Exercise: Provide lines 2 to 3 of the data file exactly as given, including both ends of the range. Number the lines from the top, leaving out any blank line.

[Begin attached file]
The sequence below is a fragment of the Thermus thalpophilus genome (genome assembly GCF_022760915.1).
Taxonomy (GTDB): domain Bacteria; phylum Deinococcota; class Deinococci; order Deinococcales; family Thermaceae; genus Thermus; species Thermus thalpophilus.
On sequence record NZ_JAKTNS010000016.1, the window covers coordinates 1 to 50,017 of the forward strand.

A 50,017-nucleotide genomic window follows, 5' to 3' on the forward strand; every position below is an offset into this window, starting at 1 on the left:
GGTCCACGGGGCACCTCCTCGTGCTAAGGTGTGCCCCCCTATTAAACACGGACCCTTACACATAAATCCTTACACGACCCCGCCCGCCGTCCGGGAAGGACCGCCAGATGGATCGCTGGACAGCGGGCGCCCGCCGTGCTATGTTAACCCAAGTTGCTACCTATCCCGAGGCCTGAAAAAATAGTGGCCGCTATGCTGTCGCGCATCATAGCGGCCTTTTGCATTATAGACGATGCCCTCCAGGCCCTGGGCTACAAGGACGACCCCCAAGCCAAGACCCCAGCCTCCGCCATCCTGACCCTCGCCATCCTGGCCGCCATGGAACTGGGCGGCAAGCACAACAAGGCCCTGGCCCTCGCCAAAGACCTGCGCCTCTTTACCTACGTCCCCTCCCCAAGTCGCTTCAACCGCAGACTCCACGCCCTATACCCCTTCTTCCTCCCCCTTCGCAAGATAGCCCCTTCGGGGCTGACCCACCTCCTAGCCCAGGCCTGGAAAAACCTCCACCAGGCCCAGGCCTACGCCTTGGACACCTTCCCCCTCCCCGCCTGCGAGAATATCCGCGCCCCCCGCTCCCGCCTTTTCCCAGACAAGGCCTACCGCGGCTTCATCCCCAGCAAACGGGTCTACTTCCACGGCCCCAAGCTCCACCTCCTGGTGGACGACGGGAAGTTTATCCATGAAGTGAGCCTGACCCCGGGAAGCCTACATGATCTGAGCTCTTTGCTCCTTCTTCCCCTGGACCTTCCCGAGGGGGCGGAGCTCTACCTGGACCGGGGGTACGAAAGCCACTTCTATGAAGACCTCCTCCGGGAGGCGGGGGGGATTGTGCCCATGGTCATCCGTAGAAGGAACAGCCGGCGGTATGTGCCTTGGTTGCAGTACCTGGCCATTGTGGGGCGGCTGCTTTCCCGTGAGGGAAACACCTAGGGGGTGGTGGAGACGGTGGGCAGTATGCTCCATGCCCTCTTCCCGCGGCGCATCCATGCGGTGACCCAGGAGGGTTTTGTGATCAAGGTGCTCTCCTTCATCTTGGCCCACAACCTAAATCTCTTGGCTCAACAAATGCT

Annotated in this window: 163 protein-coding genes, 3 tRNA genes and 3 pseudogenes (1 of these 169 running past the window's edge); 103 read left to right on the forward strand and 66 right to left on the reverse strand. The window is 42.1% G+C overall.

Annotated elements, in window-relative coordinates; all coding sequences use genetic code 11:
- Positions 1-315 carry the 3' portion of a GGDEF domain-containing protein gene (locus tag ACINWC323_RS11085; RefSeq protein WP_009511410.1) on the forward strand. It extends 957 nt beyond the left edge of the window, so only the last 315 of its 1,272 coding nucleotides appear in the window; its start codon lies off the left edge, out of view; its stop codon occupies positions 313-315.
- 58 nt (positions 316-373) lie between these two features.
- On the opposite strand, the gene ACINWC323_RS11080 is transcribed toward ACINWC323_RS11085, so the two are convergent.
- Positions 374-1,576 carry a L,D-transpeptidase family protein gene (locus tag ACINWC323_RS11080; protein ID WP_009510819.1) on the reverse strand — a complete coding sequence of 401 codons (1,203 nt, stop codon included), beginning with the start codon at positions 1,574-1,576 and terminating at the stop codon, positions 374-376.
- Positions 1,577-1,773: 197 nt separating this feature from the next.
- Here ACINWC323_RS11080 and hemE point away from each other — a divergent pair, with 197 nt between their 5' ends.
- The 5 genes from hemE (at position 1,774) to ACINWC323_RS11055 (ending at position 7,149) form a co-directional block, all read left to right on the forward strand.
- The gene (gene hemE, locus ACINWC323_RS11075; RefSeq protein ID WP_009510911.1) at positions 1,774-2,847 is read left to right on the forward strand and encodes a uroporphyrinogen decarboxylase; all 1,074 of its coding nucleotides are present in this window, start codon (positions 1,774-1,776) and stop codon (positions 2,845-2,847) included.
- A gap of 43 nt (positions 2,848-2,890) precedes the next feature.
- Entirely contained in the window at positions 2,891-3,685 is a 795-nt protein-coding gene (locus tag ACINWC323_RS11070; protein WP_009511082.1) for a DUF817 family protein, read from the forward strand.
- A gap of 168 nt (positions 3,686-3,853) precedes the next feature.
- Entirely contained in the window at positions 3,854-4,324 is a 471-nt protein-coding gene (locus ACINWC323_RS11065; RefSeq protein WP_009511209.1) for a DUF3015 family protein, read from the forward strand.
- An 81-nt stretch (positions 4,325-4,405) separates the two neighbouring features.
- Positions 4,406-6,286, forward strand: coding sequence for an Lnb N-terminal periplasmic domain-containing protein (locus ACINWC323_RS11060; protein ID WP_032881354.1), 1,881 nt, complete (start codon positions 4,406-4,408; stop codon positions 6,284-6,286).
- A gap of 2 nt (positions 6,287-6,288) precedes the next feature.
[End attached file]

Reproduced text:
Taxonomy (GTDB): domain Bacteria; phylum Deinococcota; class Deinococci; order Deinococcales; family Thermaceae; genus Thermus; species Thermus thalpophilus.
On sequence record NZ_JAKTNS010000016.1, the window covers coordinates 1 to 50,017 of the forward strand.